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Senegal Ambassador Saliou Ndiaye speaks on Senegal-Gambia relations

Apr 13, 2015, 10:35 AM

His Excellency Ambassador Saliou Ndiaye was born in Saint-Louis, Senegal, and it was in this small city that he went to Koranic school, primary school and secondary school before pursuing a higher education, first at the Université de Dakar, and then at the l’Ecole Normale Supérieure de Saint-Cloud, in France, as an auditor, at the Institut d’Administration des Entreprises in Nancy (Business Administration Institute) and at the Université de Nancy II, where he defended two third-cycle doctoral theses and a doctorate degree in history, economics and in history of antiquity.

Along with his humanities studies, Mr Ndiaye pursued additional graduate studies in Business Administration and obtained, at the Université de Nancy II, a Diplôme d’Etudes Supérieures Spécialisées (DESS, equivalent to a postgraduate certificate (UK) or ABD (“All But Dissertation” - USA)) in Business Administration.

Tenured professor at the Exceptional Class level, at the School of Humanities of Université Cheikh Anta Diop de Dakar (aka Université de Dakar), Professor Saliou Ndiaye is a Romanism expert, specialising in conflict studies. He is also the author of 60-odd publications.

Professor Ndiaye has been visiting Professor at several universities around the world, including in France, America, Cuba, China, many countries in Asia and Africa.

Armed with a rich resume and other accolades, Prof Ndiaye granted The Point interview on his diplomatic mission to The Gambia, which reveals a lot about the relations between the two countries.

The following is an excerpt of the interview:

The Point: This year is Senegal’s 55th independence anniversary. What is your assessment of the occasion? And what can you say about the strength of the relations between Senegal and The Gambia?

H.E. Prof. S. Ndiaye: You are right to speak of the strength and excellent relations between Senegal and The Gambia. Indeed, these are certainly what should be in international relations between two sovereign States that are full members of the AU, ECOWAS, the United Nations, and many other international organizations whose relations are old, deep and specific.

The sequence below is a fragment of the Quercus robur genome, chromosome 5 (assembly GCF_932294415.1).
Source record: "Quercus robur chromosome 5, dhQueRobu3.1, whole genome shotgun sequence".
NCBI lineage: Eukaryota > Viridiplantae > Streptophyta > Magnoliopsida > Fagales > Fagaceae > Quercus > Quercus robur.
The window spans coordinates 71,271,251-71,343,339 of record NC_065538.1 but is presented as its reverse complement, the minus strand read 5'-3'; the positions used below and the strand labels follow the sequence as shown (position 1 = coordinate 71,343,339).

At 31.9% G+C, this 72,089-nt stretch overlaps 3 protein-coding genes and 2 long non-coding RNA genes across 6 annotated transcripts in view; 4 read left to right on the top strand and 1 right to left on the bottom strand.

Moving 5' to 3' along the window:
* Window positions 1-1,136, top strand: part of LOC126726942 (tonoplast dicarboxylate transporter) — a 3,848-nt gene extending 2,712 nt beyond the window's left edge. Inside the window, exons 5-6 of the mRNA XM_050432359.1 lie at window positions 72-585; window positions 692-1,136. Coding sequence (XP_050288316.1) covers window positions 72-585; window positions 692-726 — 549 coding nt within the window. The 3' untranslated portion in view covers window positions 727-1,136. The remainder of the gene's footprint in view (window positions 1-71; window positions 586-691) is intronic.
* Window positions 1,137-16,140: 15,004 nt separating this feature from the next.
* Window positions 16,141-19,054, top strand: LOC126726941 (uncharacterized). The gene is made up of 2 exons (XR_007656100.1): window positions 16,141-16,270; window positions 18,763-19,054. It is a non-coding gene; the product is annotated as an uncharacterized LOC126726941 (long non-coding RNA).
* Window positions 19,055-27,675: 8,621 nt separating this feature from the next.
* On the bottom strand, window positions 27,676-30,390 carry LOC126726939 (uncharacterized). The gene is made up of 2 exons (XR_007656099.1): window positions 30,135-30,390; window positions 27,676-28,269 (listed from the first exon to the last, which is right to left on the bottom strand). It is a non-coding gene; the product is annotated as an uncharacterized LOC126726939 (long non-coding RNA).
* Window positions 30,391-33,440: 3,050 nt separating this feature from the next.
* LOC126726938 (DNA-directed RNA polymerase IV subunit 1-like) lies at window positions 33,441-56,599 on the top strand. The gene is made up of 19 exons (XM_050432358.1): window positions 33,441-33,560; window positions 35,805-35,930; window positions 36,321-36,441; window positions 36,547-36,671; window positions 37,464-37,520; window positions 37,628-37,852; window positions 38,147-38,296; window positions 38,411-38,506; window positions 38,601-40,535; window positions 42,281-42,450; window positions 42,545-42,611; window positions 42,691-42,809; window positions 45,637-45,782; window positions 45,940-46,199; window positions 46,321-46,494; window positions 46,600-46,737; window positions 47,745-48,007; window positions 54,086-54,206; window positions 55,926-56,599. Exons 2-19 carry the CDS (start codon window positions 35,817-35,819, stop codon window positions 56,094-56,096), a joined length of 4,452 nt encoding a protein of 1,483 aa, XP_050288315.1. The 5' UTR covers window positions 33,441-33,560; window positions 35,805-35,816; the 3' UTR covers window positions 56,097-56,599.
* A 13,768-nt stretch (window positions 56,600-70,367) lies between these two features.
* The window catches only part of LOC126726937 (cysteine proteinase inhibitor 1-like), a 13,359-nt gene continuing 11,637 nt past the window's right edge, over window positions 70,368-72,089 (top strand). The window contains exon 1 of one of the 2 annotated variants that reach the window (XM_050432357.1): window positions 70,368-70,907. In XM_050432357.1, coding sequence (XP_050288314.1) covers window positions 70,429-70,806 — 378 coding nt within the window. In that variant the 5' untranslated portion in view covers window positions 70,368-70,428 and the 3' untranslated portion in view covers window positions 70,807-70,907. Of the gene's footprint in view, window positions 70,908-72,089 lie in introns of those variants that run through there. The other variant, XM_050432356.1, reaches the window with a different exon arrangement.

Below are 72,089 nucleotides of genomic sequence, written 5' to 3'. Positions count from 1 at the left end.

In this regard, the Embassy of Senegal in Banjul continues to encourage these exchanges and the sharing of experiences, multiplying its contacts with the Gambian authorities in all areas.

But it is the geographical neighborhood, the historical and cultural factors, the strong interweaving of our two economies that make our particularly close and peaceful relations. Regular consultation is always maintained on all key issues as well as through cooperation commissions, Senegalo-Gambian Permanent Secretariat, and contacts at the highest level between authorities of the two countries.

Thus, the Senegalo-Gambian ties are developed through holding regular bilateral meetings at high level visits of parliamentarians, as well as during dialogues on bilateral and international issues. At the political level, specific bilateral nature contacts are frequent, such as at the last meetings between the Prime Minister and the Vice-President during the commemoration of the fifty years of independence of The Gambia and on February 21, 2015 the occasion of laying the foundation stone of the Trans-Gambian bridge.

The Point: What do you say of the model of integration between Senegal and The Gambia as a reference for the sub-region and the rest of the continent?

H.E. Prof. S. Ndiaye: Senegal-Gambia relations do not need to be illustrated by a strand of qualifiers. This is because this unique and singular relationship is not only characterised by exceptional human ties; it is also based on common values, shared languages and the same vision of the world.

The Point: How do you analyse the proximity and affinity between the two countries, The Gambia and Senegal?

H.E. Prof. S. Ndiaye: It is the same geographical neighborhood, historical and cultural background, strong interweaving of our two economies that make our particularly close and peaceful relations.

Senegal and The Gambia are united by strong ties knotted throughout history, with bonds that materialise by relationships of exceptional quality.